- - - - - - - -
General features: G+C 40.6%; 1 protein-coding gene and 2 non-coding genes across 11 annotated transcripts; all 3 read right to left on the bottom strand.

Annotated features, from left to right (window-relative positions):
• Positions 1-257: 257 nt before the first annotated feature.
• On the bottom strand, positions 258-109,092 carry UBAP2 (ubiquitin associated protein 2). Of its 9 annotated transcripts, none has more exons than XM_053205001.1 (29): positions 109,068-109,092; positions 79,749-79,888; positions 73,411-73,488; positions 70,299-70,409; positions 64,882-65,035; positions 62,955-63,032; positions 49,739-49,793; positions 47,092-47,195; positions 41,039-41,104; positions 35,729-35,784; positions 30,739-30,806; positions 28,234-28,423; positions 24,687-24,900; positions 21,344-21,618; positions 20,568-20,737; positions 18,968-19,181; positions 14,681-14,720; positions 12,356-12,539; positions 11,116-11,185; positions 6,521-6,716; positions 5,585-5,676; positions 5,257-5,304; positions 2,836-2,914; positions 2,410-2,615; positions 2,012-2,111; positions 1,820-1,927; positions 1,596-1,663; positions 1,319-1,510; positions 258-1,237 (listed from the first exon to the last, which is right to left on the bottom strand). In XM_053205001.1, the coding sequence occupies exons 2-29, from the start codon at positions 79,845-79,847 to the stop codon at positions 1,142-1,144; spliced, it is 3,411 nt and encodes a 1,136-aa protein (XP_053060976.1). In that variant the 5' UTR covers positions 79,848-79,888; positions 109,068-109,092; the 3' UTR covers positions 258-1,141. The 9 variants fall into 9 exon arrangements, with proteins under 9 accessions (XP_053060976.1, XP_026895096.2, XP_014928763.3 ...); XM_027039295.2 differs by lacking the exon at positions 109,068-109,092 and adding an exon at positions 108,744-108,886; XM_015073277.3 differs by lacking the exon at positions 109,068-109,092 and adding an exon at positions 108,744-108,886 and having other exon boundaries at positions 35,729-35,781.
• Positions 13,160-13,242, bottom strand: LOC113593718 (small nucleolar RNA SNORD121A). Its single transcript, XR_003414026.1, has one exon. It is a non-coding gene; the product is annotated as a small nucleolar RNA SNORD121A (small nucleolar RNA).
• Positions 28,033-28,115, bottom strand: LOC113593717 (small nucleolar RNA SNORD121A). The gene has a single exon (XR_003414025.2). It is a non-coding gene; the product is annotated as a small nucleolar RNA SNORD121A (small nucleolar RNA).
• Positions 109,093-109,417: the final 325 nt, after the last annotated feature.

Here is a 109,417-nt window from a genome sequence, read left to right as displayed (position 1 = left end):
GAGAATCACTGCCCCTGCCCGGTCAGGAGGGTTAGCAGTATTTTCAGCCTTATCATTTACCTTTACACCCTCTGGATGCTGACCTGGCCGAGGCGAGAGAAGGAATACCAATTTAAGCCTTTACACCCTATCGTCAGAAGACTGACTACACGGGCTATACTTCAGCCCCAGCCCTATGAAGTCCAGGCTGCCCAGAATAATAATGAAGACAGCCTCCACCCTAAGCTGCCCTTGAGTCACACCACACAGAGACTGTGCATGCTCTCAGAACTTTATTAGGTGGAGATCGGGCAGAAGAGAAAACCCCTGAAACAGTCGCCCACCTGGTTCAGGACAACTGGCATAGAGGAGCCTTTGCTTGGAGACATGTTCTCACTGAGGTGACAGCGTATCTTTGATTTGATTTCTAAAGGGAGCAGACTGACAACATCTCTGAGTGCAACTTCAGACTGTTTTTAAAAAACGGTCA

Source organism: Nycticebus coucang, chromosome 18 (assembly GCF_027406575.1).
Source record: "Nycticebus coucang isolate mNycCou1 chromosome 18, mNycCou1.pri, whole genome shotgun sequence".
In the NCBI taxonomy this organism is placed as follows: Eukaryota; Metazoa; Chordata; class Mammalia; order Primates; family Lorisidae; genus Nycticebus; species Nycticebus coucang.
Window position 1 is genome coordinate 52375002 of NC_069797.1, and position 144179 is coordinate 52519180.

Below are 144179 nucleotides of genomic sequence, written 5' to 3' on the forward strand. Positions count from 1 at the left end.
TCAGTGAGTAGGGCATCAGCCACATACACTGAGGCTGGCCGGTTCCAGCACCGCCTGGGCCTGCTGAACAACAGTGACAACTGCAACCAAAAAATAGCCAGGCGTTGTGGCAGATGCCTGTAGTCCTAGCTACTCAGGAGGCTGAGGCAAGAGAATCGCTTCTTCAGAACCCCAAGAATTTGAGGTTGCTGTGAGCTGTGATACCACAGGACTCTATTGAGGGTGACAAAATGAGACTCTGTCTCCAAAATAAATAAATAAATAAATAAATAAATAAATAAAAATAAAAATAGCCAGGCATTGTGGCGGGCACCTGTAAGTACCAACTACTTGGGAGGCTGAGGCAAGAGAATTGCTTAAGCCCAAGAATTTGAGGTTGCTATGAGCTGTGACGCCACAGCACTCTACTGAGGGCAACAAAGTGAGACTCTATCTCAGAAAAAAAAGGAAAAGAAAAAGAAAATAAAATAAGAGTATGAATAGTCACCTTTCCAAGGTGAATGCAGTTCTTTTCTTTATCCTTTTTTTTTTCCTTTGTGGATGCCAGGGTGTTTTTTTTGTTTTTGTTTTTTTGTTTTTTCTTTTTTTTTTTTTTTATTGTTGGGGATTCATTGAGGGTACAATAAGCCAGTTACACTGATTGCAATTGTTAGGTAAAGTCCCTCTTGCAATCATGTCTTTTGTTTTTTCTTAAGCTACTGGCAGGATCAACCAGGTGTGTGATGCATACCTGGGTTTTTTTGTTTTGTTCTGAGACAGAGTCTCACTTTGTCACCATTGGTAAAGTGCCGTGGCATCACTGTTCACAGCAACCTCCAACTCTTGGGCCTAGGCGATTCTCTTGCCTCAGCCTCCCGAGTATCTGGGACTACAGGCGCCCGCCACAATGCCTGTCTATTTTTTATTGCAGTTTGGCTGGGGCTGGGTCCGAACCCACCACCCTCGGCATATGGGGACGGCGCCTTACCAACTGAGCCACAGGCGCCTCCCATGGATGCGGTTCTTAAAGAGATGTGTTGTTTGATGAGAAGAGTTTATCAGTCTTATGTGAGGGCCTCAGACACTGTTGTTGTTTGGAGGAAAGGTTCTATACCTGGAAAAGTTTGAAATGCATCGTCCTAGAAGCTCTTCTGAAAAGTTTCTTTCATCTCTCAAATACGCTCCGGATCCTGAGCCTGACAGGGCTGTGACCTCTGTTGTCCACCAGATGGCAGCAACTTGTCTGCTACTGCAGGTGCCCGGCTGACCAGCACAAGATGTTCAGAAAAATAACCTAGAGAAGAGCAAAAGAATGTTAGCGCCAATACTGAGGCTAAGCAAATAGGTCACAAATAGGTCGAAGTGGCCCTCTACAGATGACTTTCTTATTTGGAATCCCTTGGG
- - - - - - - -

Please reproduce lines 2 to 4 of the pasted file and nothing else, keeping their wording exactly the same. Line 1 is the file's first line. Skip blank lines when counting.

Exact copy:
Annotated features, from left to right (window-relative positions):
• Positions 1-257: 257 nt before the first annotated feature.
• On the bottom strand, positions 258-109,092 carry UBAP2 (ubiquitin associated protein 2). Of its 9 annotated transcripts, none has more exons than XM_053205001.1 (29): positions 109,068-109,092; positions 79,749-79,888; positions 73,411-73,488; positions 70,299-70,409; positions 64,882-65,035; positions 62,955-63,032; positions 49,739-49,793; positions 47,092-47,195; positions 41,039-41,104; positions 35,729-35,784; positions 30,739-30,806; positions 28,234-28,423; positions 24,687-24,900; positions 21,344-21,618; positions 20,568-20,737; positions 18,968-19,181; positions 14,681-14,720; positions 12,356-12,539; positions 11,116-11,185; positions 6,521-6,716; positions 5,585-5,676; positions 5,257-5,304; positions 2,836-2,914; positions 2,410-2,615; positions 2,012-2,111; positions 1,820-1,927; positions 1,596-1,663; positions 1,319-1,510; positions 258-1,237 (listed from the first exon to the last, which is right to left on the bottom strand). In XM_053205001.1, the coding sequence occupies exons 2-29, from the start codon at positions 79,845-79,847 to the stop codon at positions 1,142-1,144; spliced, it is 3,411 nt and encodes a 1,136-aa protein (XP_053060976.1). In that variant the 5' UTR covers positions 79,848-79,888; positions 109,068-109,092; the 3' UTR covers positions 258-1,141. The 9 variants fall into 9 exon arrangements, with proteins under 9 accessions (XP_053060976.1, XP_026895096.2, XP_014928763.3 ...); XM_027039295.2 differs by lacking the exon at positions 109,068-109,092 and adding an exon at positions 108,744-108,886; XM_015073277.3 differs by lacking the exon at positions 109,068-109,092 and adding an exon at positions 108,744-108,886 and having other exon boundaries at positions 35,729-35,781.